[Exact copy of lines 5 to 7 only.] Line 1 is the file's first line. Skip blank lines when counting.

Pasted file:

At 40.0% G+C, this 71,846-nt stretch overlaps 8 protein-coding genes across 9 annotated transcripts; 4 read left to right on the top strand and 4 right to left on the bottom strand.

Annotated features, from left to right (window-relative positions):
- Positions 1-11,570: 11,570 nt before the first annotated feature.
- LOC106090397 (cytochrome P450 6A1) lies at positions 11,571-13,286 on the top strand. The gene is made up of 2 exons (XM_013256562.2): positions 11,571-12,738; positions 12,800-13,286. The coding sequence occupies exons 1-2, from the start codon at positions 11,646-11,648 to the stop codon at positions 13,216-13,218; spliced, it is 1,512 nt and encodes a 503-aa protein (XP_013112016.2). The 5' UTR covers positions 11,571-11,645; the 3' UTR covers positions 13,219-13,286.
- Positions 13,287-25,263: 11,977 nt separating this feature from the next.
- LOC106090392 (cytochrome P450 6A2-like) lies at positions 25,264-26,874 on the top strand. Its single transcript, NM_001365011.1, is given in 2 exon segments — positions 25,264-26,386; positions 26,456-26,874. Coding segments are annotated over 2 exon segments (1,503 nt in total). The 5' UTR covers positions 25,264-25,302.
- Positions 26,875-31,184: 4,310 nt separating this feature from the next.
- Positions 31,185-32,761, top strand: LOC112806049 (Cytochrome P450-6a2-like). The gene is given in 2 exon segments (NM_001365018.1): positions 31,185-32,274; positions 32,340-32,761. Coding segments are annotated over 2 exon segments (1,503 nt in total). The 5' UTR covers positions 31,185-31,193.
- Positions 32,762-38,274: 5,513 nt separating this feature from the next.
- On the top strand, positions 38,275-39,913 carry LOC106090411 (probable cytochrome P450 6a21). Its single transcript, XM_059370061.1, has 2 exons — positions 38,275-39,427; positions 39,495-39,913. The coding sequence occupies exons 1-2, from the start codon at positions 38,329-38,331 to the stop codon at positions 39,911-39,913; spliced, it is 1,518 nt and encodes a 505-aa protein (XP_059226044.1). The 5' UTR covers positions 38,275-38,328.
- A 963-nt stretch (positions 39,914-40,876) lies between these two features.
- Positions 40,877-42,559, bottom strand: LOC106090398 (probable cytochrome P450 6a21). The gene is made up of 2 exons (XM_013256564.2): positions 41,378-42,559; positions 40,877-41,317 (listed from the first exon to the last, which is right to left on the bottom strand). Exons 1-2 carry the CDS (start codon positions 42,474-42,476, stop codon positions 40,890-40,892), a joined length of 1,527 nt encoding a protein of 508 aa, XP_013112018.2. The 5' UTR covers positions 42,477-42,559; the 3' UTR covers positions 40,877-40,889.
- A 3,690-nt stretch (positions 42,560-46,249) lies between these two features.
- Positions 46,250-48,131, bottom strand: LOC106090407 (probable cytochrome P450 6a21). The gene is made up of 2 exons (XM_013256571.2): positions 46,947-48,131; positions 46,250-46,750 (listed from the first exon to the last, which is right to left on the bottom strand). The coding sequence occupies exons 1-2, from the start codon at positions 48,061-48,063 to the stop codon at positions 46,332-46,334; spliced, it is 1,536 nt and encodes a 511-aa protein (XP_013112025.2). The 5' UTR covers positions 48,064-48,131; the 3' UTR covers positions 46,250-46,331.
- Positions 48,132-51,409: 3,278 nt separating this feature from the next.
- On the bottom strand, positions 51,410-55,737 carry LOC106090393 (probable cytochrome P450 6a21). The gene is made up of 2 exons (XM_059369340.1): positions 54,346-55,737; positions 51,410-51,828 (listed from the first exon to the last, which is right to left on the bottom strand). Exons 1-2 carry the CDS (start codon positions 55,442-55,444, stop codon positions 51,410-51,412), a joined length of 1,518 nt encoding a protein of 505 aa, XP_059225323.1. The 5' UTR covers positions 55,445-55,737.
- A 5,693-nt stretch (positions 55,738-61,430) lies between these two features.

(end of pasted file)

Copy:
- Positions 13,287-25,263: 11,977 nt separating this feature from the next.
- LOC106090392 (cytochrome P450 6A2-like) lies at positions 25,264-26,874 on the top strand. Its single transcript, NM_001365011.1, is given in 2 exon segments — positions 25,264-26,386; positions 26,456-26,874. Coding segments are annotated over 2 exon segments (1,503 nt in total). The 5' UTR covers positions 25,264-25,302.
- Positions 26,875-31,184: 4,310 nt separating this feature from the next.